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Broecker is most famous for his extensive work on paleoclimate and ocean geochemistry.It is very instructive to see how Broecker arrived at his predictions back in 1975 – not least because even today, many lay people incorrectly assume that we attribute global warming to CO had been going up but temperatures had been going down for decades – but Broecker (like most other climate scientists at the time, and today) understood the basic physics of the issue.In this paper, Broecker correctly predicted “that the present cooling trend will, within a decade or so, give way to a pronounced warming induced by carbon dioxide”, and that “by early in the next century [carbon dioxide] will have driven the mean planetary temperature beyond the limits experienced during the last 1000 years”.He predicted an overall 20th Century global warming of 0.8ºC due to COGlobal temperature up to June 2010 according to the NASA GISS data.I.e., about half of our fossil fuel emissions accumulates in the atmosphere.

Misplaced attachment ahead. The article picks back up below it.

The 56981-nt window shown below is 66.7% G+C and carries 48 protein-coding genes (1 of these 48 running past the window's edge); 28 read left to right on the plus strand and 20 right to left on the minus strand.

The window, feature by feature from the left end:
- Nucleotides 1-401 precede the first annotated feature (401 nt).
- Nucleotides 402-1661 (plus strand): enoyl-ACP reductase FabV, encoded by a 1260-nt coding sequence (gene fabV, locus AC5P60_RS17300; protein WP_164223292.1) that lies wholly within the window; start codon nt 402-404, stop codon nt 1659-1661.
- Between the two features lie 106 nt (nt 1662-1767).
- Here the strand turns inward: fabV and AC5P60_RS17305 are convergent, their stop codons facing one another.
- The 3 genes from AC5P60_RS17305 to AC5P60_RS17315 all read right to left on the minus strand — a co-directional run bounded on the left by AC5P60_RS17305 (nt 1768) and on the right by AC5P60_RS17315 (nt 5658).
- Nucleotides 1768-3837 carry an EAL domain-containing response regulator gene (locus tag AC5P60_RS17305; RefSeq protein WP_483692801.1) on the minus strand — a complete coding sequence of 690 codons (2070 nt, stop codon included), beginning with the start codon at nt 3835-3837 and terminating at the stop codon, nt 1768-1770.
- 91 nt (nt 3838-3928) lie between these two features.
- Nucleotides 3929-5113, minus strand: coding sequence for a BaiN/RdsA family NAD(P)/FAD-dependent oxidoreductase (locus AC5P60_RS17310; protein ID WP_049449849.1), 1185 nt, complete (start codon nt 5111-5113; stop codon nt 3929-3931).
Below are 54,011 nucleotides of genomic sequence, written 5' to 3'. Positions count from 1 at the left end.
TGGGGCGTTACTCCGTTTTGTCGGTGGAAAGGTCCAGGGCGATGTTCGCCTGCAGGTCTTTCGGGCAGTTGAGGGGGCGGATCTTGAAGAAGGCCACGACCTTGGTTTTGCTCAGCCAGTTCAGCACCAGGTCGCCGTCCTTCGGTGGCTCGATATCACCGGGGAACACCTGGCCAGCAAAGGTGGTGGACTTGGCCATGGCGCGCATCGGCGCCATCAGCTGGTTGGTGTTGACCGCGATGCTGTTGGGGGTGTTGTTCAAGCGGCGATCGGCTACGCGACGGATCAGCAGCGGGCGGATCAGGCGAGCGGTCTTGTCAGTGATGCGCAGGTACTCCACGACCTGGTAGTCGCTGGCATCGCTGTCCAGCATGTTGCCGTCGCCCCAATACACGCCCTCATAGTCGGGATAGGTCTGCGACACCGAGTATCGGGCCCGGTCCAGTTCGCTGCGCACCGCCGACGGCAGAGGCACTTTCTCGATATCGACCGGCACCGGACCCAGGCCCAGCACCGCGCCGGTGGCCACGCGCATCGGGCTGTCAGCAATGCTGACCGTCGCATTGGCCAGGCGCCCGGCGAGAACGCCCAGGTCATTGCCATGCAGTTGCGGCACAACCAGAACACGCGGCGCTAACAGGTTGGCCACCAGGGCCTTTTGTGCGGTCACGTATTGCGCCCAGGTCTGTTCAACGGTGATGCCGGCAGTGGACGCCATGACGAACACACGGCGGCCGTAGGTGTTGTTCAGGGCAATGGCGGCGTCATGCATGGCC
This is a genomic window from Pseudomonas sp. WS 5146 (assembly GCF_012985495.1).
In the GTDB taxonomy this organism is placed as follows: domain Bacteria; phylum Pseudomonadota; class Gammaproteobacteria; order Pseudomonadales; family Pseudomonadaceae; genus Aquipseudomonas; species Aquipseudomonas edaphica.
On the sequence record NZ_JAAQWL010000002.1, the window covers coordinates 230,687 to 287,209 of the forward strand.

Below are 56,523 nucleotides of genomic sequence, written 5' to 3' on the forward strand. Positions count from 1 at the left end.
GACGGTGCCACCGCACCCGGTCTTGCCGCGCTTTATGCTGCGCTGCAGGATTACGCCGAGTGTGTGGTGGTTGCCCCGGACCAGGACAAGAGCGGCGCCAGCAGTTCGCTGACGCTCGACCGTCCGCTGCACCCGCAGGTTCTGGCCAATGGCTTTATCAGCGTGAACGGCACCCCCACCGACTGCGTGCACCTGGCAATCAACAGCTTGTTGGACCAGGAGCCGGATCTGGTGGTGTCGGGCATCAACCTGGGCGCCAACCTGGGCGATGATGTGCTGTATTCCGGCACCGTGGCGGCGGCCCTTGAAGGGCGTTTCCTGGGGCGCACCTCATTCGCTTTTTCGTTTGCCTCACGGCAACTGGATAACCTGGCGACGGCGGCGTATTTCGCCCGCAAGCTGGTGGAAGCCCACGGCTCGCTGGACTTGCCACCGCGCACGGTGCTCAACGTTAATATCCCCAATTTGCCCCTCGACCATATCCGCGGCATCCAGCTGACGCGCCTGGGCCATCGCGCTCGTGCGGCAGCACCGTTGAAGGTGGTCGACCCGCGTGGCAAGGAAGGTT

Interestingly, his “global warming” paper is not amongst those highly-cited ones, with “only” 79 citations to date.
Basically his prediction involved just three simple steps that in essence are still used today.
Step 1: Predict future emissions Broecker simply assumed a growth in fossil fuel CO emissions of 1.67 trillion tons by the year 2010 (see his Table 1).
Today we know that the climate system responds with a time lag due to ocean thermal inertia.
By neglecting this, Broecker overestimated the warming at any given time; accounting for thermal inertia would have reduced his warming estimate by about a third (see AR4 Fig. But again he was lucky: picking ~2ºC rather than the more likely ~3ºC climate sensitivity compensates roughly for this, so his 20th-Century warming of 0.8ºC is almost spot on (the actual estimate being closer to 0.7ºC, see Fig. (A modern version of this back-of-envelope warming calculation is found e.g.